Greenland

The Greenland Ice Sheet covers roughly 1.7 million square kilometers (650,000 square miles).

Melt can occur at surprisingly high elevations on Greenland ice sheet. For example, observation stations operated by PROMICE regularly record melting at an altitude of 1,800m near Kangerlussuaq in western Greenland – even during cool summers.

2015 started off cold in Greenland but an unusually high melt occurred in July. SMB in the chart below refers to Surface Mass Balance:

SMB-greenland_600x766

Greenland is losing mass at about 250bn tonnes per year. That sounds like a lot, but it means that in the past decade, Greenland has lost less than 1% of its ice. We’re not going to lose the Greenland Ice Cap any time soon–scientists estimate that it would take 3000 years of global warming to lower the ice there by 50%.

However, as the Greenland ice sheet sits on land, meltwater that flows into the oceans will contribute to sea level rise. This is currently adding around 0.7mm a year to global sea levels, but if the ice loss continues from Greenland, this will likely increase through the 21st century.

Conclusion to Part 2

In the Arctic, sea ice minimums (and recently the maximums) decreased from 1979 to about 2008 and then stabilized roughly where they are now. Nobody really knows if it will stay at this ‘new normal’, return to previous highs or move on to even lower levels.

This obviously won’t affect sea level, but an ice free Arctic summer would undoubtedly have an impact on regional weather patterns. In addition it would contribute to global warming by having sun drunk in by open water as opposed to being reflected back into space by ice. If the more pessimistic scientists are correct, that could happen sometime within the next 30 years.

Really, not much of note is happening in either Greenland or Antarctica. When and if the Western Antarctic Ice Sheet finally collapses (as has been predicted for mechanical reasons since the 1920s–climate change is not involved except at the margins), we will all take notice. It will cause significant sea level rise. However, it hasn’t started yet and when it does start it is expected to take 25-50 years, giving us some time to prepare.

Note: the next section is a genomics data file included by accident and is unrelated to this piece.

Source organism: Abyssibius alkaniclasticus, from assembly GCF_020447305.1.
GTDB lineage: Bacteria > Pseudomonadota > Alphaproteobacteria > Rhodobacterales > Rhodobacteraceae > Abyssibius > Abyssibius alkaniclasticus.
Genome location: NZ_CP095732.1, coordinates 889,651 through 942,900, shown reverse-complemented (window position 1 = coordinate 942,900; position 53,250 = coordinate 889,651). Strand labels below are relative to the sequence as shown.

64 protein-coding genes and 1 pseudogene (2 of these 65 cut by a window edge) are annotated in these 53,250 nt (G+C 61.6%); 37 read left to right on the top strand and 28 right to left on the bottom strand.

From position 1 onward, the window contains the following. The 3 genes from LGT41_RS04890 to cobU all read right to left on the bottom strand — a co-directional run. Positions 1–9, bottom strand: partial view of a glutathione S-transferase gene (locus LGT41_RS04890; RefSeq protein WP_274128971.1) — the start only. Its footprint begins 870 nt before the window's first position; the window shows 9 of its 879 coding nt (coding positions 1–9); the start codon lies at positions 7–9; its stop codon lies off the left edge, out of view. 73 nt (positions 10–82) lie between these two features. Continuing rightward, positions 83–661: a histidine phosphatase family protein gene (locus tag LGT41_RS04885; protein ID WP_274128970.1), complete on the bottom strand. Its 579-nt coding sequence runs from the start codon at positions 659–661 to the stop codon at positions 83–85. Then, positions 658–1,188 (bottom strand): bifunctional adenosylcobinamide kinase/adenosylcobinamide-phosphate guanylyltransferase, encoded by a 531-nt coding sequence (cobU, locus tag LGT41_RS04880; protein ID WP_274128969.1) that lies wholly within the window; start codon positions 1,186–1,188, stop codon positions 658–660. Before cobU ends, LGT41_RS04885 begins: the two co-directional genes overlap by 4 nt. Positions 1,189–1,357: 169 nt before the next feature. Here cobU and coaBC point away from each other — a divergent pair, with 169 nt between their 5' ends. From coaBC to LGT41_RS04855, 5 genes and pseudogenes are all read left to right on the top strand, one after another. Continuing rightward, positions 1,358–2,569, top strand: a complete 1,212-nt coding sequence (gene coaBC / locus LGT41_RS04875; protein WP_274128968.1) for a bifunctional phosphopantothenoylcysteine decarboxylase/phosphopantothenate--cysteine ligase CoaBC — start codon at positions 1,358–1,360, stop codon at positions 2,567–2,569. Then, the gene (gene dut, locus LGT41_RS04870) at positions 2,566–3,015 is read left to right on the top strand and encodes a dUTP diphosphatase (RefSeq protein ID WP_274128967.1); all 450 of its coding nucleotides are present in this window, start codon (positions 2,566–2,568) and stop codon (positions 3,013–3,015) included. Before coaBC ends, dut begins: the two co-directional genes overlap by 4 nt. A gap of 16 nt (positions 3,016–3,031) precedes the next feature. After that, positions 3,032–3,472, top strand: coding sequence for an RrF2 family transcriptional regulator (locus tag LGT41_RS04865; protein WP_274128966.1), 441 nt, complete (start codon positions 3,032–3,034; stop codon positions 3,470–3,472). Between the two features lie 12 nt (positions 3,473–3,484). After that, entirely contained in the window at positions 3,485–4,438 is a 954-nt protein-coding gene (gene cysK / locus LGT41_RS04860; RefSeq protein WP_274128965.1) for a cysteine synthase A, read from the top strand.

Both Greenland and Arctic ice are now being watched more carefully to see the impact of the soot coming out of China’s chimneys. It changes the albedo of the ice it lands on and hastens melting. Let’s send a Care Package of smokestack scrubbers to Beijing ASAP.

 

3 responses to “Part 2, State of the Climate 2015

  1. Check Arctic ice mass…it’s not doing that bad. This leads to slightly thicker ice. By the way, I like to use the Danish center, it’s not nearly as warped as USA sources.

    What I’m seeing looking at the full data package is a very warm Barents dumping more snow on the ice pack, and on land nearly everywhere. Most analysis we read in verbal form is usually distorted by politics, so nobody really gives you a decent technical view.

    I’m also seeing a very tight Antarctic circumpolar current, which seems to be running with a cold temperature anomaly, which seems to be increasing ice mass in the main continental land mass (except for the Antarctic peninsula and a portion of west Antarctica). When it comes to Antarctica I’m also seeing a lot of baloney. Unfortunately they don’t seem to have much data acquisition right at the ice shelf edge. I can download Argo, but those buoys don’t survive in an ice field.

  2. “Greenland is losing mass at about 250bn tonnes per year.”

    I think you mean the surface mass balance was 250 km3 positive. If SMB were 250 km3 positive and total mass balance still were 250km3 negative, then you’d need 500 km3 SMB growth yearly to keep the sheet in balance.

    So you got it wrong.

  3. Pingback: Part 7, State of the Climate: Summary and Conclusions | The Lukewarmer's Way